Shadows: On Film & In Book
masterpiece known as
Three members of a Mixed-Race family -- which
is of the Ethnic grouping referred to today as
'African-American' -- live together in Manhattan.
One aspires to become a jazz musician ----
while his two lighter-complexioned siblings
deal with the issues involved in considering
attempting to "pass" as being a mono-racial 'White'.
Hugh, a struggling jazz singer, attempting
to obtain a job and hold onto his dignity;
Ben, a Beat drifter who goes from
one fight and girlfriend to another;
and Lelia, who has a romance with a
'White' man who turns on her when he
discovers the truth of her full ancestral
"racial" lineage and 'ethnic' heritage .
In a delicate, semi-comic drama of
"self-discovery", the main characters
are forced to "explore who they are
and what really matters" in their lives.
John Cassavetes' Shadows is
an improvosational film made
in 1959, winner an award
at the Venice Film Festival.
It offers a compelling snapshot
of 'Beat culture' in NYC as it
itnersected with "racial" tensions
as well as the subserviant position
of women present even in "hip"
society during the early 60's.
An experiment in improvisational
filmmaking, John Cassavetes' first film,
'Shadows' is considered one of the seminal
works of the American independent cinema.
This film is included in the National Film
Registry / 1959 (87m. B+W) / Stars Ben
Carruthers, Lelia Goldoni, and Hugh Hurd.
It's very rare that an independent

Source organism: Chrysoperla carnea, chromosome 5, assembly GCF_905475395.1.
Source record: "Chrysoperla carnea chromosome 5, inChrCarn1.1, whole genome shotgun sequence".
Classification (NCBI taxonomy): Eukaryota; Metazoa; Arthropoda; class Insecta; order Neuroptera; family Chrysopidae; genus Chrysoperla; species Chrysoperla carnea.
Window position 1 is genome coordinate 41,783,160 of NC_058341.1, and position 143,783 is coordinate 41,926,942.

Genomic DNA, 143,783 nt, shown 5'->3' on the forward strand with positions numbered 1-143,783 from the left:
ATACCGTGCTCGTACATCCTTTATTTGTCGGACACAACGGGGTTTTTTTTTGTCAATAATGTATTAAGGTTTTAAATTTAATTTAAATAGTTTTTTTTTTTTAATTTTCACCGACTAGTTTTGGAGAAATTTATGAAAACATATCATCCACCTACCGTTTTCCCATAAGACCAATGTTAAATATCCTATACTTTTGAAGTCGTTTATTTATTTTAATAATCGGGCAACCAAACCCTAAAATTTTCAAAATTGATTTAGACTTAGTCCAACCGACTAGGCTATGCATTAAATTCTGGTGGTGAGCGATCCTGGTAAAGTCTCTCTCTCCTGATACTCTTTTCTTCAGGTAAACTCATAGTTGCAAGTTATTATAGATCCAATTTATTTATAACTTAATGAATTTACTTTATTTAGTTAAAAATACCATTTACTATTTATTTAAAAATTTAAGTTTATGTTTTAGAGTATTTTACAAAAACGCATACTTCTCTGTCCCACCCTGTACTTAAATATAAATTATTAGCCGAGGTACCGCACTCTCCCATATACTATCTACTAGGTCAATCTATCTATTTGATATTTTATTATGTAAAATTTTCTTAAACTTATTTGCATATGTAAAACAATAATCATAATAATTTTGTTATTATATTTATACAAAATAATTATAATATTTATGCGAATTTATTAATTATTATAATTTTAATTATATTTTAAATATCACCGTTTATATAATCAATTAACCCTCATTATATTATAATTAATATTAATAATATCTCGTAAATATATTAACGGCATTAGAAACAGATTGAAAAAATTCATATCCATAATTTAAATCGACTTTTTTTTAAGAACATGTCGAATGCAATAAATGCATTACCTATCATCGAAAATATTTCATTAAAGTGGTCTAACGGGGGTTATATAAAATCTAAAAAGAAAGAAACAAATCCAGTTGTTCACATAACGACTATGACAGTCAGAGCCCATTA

film like Shadows dealt with issues
portraying African Americans in
a non-strerotypical storyline.
This movie has many powerful scenes.
The grounding of the film is very natural.
The characters were showed
depth in a believable manner.
Commentary on the film is
now available in book format
John Cassavetes' Shadows is
generally regarded as the start of the
independent feature movement in America.
Made for $40,000 with a nonprofessional cast and
crew and borrowed equipment, the film caused
a sensation on its London release in 1960.
Shadows ends with the title card
"The film you have just seen was an
improvisation," and for decades was
hailed as a masterpiece of spontaneity,
--- but shortly before Cassavetes' death,
he confessed to Ray Carney something
he had never before revealed -----
that much of the film was scripted.
He told him that it was shot twice and that
the scenes in the second version were written
both by him and Robert Alan Aurthur, a
professional Hollywood screenwriter.
For Carney, it was Cassavetes` Rosebud.
He spent ten years tracking down the
surviving members of the cast and
crew, and piecing together "the true
story" of the making of the film.
Carney takes the reader behind the scenes to
follow every step in the making of the movie
chronicling the hopes and dreams, the struggles
and frustrations, and the ultimate triumph of the
collaboration that resulted in one of the seminal
masterworks of American independent filmmaking.
Highlights of the presentation are more than
30 illustrations (including the only existing
photographs of the dramatic workshop
Cassavetes ran in the late fifties and
of the stage on which much of Shadows
was shot, and a still showing a scene
from the "lost" first version of the film);
and statements by many of the film's
actors and crew members detailing
previously unknown events during its creation.
One of the most interesting and original aspects of the
book is a nine-page Appendix that "reconstructs" much
of the lost first version of the film for the first time.
* * *
Book author, Ray Carney, maintains a web site devoted
to independent film at: (http://www.Cassavetes.com) and
may be reached by e-mail at: raycarney@....
The book 'Shadows' (by Ray Carney) is published
by the British Film Institute (London, England)
and distributed in the United States by the
University of California Press at Berkeley
ISBN: 0-85170-835-8 / 88 pages; 30 illustrations